7. 7. November 2012editorial1. KHURSHID ALAMCLRI Annual 2013 Print EditionContemporary Literary Review India (CLRI) is gearing up for its annual print issue (ISSN 2250-3366) by late January 2013 or early February 2013. Contemporary Literary Review India Annual2013 Print Edition is special in many ways. CLRI will include the best original pieces fromaround the world and some of the best pieces published with online literary journals in Indiaonly. Original Pieces in CLRI Annual 2013CLRI invites submission for the annual issue in the categories such as poetry, stories, reviews,criticism and interviews with literary stalwarts. Please keep the following details in mind whilesubmitting:CLRI Annual Issue (ISSN 2250-3366): PrintCategories: Poetry, Stories, Reviews, Criticism, InterviewsSubmit to: writersdeskinfo@yahoo.co.inSubject Line: CLRI Annual Print Issue (without this subject line, your submission cannot qualifyfor the print version.)CLRI print issue has three deadlines to suite writers from all walks of life and professions.Early Bird Submission Deadline: 31 October, 2012. 10 November 2012 (deadline extended).Reading Fee: Rs. 250 for the entries from India, US$ 5.00 for all overseas entries. This deadlinehas passed.Late Submission Deadline: 30 November, 2012.Reading Fee: Rs. 500 for the entries from India, US$ 10.00 for all overseas entriesDeadline Waiver: 31 December, 2012.Reading Fee: Rs. 750 for the entries from India, US$ 15.00 for all overseas entriesPayment via Paypal: krd16_alam@yahoo.comHDFC Account Holder: Saba ParveenPayment via bank: HDFC Account: 0069-105-01-73106.Note: Our subscribers are exempted off the reading fee. 4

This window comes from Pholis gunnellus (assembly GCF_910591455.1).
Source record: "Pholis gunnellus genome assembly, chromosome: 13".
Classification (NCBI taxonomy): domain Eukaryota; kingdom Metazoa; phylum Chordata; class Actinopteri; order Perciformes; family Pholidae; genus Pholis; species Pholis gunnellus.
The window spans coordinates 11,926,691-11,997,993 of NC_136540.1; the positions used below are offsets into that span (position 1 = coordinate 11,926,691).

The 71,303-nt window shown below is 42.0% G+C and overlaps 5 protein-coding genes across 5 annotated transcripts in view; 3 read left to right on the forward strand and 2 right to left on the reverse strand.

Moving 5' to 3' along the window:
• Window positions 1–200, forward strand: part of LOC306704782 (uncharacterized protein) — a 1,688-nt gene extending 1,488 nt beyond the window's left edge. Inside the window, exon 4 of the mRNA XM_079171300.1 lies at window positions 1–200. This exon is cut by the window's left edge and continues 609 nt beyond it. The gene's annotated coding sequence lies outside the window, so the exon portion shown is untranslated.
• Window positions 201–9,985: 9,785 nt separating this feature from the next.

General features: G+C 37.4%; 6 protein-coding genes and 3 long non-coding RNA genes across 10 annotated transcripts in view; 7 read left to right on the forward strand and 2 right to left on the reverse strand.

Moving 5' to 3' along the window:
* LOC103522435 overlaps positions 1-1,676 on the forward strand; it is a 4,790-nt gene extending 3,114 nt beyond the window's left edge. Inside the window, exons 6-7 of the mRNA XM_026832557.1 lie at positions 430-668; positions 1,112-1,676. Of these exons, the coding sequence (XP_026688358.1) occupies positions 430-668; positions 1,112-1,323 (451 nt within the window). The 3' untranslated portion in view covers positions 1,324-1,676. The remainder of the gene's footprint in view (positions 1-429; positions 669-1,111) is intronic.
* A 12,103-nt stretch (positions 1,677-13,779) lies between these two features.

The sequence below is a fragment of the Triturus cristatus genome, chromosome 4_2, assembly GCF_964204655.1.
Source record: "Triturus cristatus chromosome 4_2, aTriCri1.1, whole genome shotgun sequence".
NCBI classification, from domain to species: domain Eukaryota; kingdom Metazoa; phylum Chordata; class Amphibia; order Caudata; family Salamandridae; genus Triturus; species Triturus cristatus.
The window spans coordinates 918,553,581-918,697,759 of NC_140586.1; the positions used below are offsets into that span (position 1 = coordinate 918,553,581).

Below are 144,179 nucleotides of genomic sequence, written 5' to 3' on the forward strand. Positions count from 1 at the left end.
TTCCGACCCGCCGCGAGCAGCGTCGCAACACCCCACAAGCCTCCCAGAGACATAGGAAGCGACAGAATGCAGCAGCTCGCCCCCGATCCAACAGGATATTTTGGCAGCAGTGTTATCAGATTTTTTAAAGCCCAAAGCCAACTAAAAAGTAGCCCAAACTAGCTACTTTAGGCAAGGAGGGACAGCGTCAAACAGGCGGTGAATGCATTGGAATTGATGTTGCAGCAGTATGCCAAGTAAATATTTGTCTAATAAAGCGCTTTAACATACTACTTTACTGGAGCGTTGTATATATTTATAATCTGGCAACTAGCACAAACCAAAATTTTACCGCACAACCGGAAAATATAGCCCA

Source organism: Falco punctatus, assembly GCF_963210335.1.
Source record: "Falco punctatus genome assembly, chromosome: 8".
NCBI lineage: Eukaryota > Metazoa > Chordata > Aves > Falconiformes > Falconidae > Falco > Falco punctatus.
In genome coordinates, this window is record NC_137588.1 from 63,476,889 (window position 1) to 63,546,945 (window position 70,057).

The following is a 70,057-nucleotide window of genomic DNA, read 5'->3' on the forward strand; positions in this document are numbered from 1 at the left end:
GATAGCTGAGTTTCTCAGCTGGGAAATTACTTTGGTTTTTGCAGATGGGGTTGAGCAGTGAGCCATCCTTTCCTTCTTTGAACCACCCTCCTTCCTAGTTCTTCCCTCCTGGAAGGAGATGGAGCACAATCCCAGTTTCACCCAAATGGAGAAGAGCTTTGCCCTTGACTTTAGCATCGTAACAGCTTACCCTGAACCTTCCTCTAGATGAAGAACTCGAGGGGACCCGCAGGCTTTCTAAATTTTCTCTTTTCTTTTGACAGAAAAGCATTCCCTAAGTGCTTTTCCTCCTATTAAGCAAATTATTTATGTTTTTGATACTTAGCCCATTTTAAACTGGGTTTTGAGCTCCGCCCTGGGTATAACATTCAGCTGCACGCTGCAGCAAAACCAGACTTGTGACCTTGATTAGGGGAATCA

8. 8. November 2012editorialTo get waiver off the reading fee you can subscribe to our CLRI online edition for at least oneyear. Check the details at: Subscribe to CLRI. Online Best PiecesCLRI is making efforts to include some of the best writings published with online literaryjournals in India only during January 1, 2012 through December 31, 2012. Writers, publishers,editors and representatives are requested to send their entries to the CLRI Annual 2013 printedition.CLRI Annual Issue (ISSN 2250-3366): PrintCategories: Poetry, Stories, CriticismSubmit to: writersdeskinfo@yahoo.co.inSubject Line: CLRI Annual Print Issue (without this subject line, your submission cannot qualifyfor the print version.)Deadline: December 31, 2012 (But please do not wait till the last deadline)Reading Fee: None 5